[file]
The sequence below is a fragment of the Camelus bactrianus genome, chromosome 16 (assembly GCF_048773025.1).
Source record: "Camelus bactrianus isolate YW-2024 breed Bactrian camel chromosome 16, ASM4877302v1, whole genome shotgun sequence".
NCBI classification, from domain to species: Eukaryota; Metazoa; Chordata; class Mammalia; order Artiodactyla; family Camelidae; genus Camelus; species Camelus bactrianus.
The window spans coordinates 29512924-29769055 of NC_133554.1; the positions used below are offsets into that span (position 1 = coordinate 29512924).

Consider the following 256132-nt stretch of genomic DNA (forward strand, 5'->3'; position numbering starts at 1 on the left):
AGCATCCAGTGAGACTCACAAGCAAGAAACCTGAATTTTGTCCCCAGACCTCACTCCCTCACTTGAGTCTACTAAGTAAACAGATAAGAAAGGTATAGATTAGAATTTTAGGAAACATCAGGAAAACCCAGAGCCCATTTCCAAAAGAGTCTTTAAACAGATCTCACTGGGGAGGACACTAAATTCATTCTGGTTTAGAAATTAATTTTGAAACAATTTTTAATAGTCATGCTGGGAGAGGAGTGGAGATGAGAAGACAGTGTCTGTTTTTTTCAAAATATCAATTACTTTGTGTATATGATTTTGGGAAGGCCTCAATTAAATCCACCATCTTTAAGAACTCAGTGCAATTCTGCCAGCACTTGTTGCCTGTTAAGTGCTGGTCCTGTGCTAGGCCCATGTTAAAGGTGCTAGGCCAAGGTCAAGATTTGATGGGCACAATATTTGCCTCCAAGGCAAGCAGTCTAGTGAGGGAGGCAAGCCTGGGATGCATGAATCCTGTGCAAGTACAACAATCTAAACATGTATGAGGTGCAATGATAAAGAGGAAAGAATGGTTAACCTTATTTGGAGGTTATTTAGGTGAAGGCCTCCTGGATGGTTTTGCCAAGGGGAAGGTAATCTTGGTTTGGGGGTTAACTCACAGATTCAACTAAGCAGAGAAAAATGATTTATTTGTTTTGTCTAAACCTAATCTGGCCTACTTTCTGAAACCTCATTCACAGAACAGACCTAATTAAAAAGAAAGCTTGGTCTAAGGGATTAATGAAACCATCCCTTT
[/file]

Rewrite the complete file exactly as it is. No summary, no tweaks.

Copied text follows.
The sequence below is a fragment of the Camelus bactrianus genome, chromosome 16 (assembly GCF_048773025.1).
Source record: "Camelus bactrianus isolate YW-2024 breed Bactrian camel chromosome 16, ASM4877302v1, whole genome shotgun sequence".
NCBI classification, from domain to species: Eukaryota; Metazoa; Chordata; class Mammalia; order Artiodactyla; family Camelidae; genus Camelus; species Camelus bactrianus.
The window spans coordinates 29512924-29769055 of NC_133554.1; the positions used below are offsets into that span (position 1 = coordinate 29512924).

Consider the following 256132-nt stretch of genomic DNA (forward strand, 5'->3'; position numbering starts at 1 on the left):
AGCATCCAGTGAGACTCACAAGCAAGAAACCTGAATTTTGTCCCCAGACCTCACTCCCTCACTTGAGTCTACTAAGTAAACAGATAAGAAAGGTATAGATTAGAATTTTAGGAAACATCAGGAAAACCCAGAGCCCATTTCCAAAAGAGTCTTTAAACAGATCTCACTGGGGAGGACACTAAATTCATTCTGGTTTAGAAATTAATTTTGAAACAATTTTTAATAGTCATGCTGGGAGAGGAGTGGAGATGAGAAGACAGTGTCTGTTTTTTTCAAAATATCAATTACTTTGTGTATATGATTTTGGGAAGGCCTCAATTAAATCCACCATCTTTAAGAACTCAGTGCAATTCTGCCAGCACTTGTTGCCTGTTAAGTGCTGGTCCTGTGCTAGGCCCATGTTAAAGGTGCTAGGCCAAGGTCAAGATTTGATGGGCACAATATTTGCCTCCAAGGCAAGCAGTCTAGTGAGGGAGGCAAGCCTGGGATGCATGAATCCTGTGCAAGTACAACAATCTAAACATGTATGAGGTGCAATGATAAAGAGGAAAGAATGGTTAACCTTATTTGGAGGTTATTTAGGTGAAGGCCTCCTGGATGGTTTTGCCAAGGGGAAGGTAATCTTGGTTTGGGGGTTAACTCACAGATTCAACTAAGCAGAGAAAAATGATTTATTTGTTTTGTCTAAACCTAATCTGGCCTACTTTCTGAAACCTCATTCACAGAACAGACCTAATTAAAAAGAAAGCTTGGTCTAAGGGATTAATGAAACCATCCCTTT